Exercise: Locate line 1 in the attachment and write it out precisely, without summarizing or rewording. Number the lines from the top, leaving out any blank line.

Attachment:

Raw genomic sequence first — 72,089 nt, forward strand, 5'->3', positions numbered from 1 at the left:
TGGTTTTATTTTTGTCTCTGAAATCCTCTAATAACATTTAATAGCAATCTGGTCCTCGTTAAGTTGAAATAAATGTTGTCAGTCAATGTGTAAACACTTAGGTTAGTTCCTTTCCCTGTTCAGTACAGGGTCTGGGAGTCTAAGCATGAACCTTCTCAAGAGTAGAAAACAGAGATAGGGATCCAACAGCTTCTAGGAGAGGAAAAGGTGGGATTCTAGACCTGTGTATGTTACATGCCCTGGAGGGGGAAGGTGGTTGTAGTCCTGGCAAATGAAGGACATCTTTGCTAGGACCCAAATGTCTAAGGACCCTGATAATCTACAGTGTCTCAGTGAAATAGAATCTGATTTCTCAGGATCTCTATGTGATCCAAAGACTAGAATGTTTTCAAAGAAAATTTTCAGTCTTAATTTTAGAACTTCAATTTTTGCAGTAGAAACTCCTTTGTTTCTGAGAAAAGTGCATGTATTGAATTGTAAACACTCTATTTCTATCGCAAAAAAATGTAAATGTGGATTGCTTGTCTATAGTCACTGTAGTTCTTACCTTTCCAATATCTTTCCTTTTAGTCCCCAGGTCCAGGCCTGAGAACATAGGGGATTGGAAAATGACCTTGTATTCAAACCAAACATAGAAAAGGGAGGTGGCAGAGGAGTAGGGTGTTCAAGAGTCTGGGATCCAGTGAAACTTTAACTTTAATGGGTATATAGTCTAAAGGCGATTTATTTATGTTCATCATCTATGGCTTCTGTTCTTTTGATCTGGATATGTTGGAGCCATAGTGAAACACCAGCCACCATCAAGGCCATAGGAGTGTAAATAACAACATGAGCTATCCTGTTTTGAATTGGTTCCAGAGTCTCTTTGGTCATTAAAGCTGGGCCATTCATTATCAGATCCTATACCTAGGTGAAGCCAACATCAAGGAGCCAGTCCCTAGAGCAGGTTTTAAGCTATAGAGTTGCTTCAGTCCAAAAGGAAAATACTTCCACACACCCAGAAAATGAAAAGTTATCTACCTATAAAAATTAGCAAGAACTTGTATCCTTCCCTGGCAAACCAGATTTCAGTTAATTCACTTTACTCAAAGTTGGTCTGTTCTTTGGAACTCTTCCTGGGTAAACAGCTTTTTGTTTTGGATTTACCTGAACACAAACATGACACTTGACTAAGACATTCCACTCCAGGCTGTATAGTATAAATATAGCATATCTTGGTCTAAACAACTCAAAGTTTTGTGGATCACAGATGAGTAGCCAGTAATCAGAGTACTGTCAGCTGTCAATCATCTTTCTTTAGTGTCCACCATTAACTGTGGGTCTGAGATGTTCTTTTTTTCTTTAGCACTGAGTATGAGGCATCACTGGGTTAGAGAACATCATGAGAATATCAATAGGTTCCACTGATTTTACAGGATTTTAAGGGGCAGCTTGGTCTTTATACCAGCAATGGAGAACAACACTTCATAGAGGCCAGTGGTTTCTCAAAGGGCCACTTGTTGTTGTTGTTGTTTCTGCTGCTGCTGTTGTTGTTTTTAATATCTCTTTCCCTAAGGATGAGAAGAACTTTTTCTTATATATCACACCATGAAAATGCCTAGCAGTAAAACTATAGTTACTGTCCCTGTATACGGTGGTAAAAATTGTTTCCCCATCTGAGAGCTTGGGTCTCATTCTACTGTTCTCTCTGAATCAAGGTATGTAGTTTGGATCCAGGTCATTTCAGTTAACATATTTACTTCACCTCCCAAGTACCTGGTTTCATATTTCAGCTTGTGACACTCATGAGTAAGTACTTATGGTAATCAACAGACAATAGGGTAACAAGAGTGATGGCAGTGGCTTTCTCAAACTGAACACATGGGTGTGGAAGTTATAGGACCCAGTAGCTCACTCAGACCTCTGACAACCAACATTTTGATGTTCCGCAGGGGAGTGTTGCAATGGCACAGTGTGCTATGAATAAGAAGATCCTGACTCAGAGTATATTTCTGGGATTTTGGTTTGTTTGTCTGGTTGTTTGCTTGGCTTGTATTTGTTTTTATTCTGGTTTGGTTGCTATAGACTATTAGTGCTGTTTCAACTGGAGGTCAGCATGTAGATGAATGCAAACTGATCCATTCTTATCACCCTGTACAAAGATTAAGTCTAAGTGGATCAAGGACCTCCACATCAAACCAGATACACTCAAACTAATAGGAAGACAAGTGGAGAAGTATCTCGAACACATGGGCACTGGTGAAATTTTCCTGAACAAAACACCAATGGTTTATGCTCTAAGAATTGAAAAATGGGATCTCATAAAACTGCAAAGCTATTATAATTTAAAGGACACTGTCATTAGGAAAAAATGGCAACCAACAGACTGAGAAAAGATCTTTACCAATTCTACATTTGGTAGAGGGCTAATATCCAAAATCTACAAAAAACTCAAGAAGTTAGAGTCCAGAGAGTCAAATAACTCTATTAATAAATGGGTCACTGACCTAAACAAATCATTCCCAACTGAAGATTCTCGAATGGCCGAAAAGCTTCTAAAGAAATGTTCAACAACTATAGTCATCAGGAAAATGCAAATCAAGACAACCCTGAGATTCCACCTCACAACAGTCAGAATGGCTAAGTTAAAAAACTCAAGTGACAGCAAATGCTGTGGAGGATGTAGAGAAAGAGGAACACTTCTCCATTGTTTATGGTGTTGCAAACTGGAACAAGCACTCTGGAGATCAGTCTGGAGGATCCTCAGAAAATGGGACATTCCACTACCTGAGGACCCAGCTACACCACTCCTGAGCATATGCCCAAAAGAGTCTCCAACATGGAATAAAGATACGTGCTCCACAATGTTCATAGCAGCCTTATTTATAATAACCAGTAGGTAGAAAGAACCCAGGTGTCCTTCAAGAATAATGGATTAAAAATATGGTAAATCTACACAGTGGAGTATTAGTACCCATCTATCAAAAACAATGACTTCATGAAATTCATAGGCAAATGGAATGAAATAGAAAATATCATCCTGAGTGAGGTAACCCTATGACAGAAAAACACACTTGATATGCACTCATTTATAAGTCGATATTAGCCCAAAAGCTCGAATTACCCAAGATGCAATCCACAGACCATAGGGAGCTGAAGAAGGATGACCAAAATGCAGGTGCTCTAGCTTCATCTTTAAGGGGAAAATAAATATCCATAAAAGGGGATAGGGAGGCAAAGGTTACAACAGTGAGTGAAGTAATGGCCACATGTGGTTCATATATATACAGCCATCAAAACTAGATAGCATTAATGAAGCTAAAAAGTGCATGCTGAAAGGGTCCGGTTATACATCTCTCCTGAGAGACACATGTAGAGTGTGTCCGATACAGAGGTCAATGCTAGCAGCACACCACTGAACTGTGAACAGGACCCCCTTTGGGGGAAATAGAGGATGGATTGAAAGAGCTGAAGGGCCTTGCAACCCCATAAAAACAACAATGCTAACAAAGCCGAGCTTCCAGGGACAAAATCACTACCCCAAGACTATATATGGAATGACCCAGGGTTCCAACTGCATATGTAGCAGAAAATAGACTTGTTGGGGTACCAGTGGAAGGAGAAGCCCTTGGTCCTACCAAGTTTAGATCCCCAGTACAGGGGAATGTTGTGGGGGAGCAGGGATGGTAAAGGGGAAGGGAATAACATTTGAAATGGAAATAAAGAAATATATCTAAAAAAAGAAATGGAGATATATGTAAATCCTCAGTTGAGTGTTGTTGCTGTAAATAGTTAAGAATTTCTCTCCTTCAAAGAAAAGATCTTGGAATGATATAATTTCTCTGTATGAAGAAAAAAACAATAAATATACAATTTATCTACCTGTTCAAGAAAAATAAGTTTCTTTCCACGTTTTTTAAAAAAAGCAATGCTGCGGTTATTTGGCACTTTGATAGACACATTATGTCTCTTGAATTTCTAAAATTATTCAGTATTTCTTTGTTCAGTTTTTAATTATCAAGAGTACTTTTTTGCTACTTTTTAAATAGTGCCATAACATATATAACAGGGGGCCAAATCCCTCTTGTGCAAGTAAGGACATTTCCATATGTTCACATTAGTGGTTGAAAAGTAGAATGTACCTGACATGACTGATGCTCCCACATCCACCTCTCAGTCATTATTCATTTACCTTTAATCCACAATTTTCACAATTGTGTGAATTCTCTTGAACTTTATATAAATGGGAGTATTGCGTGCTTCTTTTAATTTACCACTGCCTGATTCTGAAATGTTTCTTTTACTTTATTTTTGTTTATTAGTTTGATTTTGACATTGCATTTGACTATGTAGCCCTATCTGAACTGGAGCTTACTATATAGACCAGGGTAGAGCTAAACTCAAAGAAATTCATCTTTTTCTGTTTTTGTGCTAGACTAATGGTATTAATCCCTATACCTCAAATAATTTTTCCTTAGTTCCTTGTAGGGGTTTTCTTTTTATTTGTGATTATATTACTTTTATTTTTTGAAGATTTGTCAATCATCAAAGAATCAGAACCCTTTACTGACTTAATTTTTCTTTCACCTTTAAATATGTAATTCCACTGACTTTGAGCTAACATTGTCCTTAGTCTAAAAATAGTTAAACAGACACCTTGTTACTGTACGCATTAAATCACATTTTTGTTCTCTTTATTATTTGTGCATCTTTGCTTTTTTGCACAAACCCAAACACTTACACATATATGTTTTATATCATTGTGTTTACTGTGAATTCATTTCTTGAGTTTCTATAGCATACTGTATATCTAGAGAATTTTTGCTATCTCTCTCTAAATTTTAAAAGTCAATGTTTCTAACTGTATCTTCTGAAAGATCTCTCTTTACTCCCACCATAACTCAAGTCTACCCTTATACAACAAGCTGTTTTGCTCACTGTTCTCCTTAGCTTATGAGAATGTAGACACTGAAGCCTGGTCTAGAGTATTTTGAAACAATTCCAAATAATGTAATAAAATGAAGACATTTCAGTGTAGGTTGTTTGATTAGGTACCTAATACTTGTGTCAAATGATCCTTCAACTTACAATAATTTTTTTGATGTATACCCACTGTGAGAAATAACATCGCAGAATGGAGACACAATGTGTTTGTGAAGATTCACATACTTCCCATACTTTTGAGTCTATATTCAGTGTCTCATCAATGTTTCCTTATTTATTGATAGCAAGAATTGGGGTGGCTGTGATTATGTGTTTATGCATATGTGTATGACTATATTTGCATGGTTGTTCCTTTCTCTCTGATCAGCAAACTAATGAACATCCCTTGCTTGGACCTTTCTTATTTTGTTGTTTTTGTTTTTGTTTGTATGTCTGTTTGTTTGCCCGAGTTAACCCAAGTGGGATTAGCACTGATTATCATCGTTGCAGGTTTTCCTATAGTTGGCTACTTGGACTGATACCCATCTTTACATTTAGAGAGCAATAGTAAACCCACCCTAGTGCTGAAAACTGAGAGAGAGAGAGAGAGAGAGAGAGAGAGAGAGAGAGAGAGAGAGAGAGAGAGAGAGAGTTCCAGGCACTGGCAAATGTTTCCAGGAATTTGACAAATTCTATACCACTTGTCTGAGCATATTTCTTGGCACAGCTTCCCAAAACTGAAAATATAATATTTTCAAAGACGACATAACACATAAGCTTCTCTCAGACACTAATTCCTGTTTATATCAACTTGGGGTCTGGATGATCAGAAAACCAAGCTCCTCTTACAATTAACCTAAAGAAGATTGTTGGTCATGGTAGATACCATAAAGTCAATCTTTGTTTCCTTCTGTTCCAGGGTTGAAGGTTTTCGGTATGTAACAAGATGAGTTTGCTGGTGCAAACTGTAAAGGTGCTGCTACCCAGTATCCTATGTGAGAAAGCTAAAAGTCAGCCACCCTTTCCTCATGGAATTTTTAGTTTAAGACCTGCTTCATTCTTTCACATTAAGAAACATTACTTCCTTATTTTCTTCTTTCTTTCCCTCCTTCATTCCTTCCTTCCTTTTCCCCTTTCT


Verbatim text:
Raw genomic sequence first — 72,089 nt, forward strand, 5'->3', positions numbered from 1 at the left: